Director of the Documentary Film Program at the Sundance Institute
Imagination is key when it comes to social change.
We have to be able to imagine what a different and better world could look like in order for it to be realized. If you can spark people’s imaginations with great work, you can guide them in the direction of behavior change. That’s why our vision at the Sundance Institute is to advance independent artists to become a global, cultural force.
When he founded Sundance in 1981, Robert Redford was looking for an alternative channel for the independent voice in film. He was trying to enhance freedom of creative expression and get work made that wasn’t seen as commercially viable by the studios at that time.
2018 Sundance Film Festival submission and selection numbers
Approximately 200 feature length and short films are selected each year. The festival also presents panels, music programming and the New Frontier exhibition of new media work.
For the 2018 Sundance Film Festival, there were:
“Sundance Institute Fact Sheet.” Sundance Institute, 2018.
Today, we work to discover, support, protect, and amplify independent artists working in film, theater, and emerging technologies. I see our role as providing nutrition for the soil where these filmmakers can sprout and develop to become strong on their own. Since 2002, our Documentary Film Program has supported nonfiction filmmakers across the world. Whether it’s our residential labs, festivals or year-round artist support, everything we do is about trying to create a catalytic space for imaginative possibility. As of December 2018, we awarded $1.4 million in targeted Documentary Fund grants to support nonfiction storytellers. 70% of our supported projects were helmed by women, 36% originated outside the US, and 23% were from first-time feature filmmakers.
I Am Not Your Negro box office
“I Am Not Your Negro.” Box Office Mojo, IMDb.com, Inc.
Over the course of Sundance’s three-and-a-half decades, culture has shifted. I don’t attribute that entirely to us of course, but the Institute has certainly contributed. By programming certain films at our festival, which is our largest mouthpiece, we’ve helped spark discussion with projects dealing with gay and transgender rights, climate change and native and indigenous stories, to name just a few.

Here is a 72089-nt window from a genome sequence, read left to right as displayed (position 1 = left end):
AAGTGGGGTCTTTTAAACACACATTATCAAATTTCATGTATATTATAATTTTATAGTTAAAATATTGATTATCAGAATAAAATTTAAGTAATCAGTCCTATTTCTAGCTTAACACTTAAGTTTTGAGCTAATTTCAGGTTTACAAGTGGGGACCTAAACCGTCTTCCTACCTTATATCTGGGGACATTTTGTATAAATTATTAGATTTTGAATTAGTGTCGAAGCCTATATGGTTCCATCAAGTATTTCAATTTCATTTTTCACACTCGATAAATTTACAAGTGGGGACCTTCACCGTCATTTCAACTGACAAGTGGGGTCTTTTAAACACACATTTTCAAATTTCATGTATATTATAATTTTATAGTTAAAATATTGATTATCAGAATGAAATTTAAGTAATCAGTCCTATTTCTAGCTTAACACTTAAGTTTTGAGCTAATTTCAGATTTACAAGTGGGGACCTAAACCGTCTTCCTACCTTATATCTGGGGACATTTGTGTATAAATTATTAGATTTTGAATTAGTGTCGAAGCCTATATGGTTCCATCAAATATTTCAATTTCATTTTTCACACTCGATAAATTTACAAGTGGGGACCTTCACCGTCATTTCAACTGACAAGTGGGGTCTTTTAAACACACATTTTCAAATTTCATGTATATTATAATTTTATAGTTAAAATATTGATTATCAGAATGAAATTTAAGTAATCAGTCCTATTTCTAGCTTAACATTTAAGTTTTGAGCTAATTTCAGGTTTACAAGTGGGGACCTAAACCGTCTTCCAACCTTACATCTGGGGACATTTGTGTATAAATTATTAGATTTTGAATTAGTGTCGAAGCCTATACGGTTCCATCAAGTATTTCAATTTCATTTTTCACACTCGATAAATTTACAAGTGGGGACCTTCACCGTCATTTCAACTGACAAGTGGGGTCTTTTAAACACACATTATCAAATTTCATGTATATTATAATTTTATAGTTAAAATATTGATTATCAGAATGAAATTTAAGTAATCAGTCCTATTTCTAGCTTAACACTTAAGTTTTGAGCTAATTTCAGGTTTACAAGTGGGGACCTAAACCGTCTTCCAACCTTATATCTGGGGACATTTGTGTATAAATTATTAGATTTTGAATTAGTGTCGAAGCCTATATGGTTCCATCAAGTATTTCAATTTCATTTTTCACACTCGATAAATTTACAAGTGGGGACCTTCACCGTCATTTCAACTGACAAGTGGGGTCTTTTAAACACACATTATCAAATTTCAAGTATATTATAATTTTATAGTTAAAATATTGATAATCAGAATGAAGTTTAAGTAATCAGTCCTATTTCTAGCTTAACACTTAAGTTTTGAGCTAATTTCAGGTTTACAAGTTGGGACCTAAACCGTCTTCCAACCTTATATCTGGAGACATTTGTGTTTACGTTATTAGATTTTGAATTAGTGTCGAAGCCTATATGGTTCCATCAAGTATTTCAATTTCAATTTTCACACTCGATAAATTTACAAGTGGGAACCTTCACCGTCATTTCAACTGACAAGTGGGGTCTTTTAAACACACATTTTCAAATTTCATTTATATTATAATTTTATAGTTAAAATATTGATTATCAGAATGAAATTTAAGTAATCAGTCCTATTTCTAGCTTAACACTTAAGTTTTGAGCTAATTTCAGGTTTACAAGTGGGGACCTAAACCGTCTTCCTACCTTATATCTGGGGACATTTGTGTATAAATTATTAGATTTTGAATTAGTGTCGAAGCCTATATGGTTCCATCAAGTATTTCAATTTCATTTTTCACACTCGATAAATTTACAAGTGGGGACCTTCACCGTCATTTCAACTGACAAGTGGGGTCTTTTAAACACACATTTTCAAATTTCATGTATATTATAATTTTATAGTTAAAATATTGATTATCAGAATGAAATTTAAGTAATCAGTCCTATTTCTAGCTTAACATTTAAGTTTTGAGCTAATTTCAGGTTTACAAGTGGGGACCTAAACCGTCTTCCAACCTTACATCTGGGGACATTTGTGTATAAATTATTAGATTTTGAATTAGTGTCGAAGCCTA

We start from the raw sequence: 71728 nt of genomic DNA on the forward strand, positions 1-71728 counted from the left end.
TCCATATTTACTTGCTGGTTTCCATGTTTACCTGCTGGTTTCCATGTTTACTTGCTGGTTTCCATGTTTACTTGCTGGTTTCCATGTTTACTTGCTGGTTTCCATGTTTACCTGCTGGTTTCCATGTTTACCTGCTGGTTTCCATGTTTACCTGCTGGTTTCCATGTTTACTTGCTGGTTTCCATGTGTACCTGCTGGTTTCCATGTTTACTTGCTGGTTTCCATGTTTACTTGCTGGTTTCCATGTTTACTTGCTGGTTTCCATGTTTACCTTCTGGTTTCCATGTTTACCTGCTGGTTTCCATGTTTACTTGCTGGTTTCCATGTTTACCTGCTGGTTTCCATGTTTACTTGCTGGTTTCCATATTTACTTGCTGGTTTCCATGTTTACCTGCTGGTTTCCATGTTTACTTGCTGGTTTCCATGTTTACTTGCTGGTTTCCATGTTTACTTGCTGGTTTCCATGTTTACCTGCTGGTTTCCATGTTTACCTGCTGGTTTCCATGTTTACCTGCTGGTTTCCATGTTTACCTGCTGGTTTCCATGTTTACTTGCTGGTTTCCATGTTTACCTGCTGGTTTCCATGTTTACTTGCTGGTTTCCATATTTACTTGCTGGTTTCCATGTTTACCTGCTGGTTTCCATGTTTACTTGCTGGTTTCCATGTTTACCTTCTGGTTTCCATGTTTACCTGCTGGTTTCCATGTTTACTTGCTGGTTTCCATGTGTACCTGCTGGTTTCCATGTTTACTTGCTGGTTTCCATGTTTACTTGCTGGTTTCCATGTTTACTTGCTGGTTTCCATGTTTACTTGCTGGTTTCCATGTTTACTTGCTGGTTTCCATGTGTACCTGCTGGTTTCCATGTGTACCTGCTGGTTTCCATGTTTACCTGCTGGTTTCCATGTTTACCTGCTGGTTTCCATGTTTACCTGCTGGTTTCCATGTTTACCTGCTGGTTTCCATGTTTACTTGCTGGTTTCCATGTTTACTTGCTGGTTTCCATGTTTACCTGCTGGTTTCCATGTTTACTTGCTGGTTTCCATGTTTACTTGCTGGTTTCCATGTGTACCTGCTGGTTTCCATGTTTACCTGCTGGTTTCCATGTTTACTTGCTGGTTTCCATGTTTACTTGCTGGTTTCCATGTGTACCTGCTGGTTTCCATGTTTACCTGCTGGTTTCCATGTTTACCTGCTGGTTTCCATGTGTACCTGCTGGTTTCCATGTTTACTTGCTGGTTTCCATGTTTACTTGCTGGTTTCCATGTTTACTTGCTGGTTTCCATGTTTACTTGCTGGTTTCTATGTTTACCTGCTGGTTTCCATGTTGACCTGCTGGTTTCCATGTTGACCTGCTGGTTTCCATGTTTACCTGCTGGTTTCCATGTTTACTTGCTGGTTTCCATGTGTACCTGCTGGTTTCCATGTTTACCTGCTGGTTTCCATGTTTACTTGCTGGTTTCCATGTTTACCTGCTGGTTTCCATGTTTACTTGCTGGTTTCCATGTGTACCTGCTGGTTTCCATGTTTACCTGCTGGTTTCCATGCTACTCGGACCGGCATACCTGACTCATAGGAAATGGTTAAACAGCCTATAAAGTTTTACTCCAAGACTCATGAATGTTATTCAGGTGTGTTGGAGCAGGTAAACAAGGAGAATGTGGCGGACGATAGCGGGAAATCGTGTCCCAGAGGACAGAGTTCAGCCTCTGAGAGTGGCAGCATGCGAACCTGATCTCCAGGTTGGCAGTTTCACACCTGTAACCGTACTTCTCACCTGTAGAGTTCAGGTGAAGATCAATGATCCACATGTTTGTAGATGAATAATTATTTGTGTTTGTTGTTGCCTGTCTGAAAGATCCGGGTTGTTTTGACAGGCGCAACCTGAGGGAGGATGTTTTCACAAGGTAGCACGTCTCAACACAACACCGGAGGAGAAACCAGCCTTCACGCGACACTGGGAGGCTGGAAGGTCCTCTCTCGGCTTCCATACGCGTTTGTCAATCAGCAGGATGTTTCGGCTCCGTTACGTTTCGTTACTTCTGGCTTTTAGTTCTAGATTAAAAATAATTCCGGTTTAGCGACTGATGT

Because of this, I believe impact is almost synonymous with audience and distribution. If you can get your work in front of the right audience and stimulate people’s imaginations, a large majority of the work is done. But distribution in particular can’t just be commercially driven — you have to have non-theatrical, educational, and community-based screenings and events if you want to have impact.
However, what often gets lost in conversations about social impact films is the fact that creating meaningful, long-term value change is challenging work. There is no “silver bullet.” The role of film needs to be contextualized with other cultural forces.
The Sundance Institute
The Sundance Institute’s artist programs provide support at every step of the creative journey for individuals with distinct voices in film, theater, film composing, episodic storytelling, and emerging platforms.
Each program consists of labs, grants, workshops, and ongoing resources for artists to nurture their projects, and sustain their careers.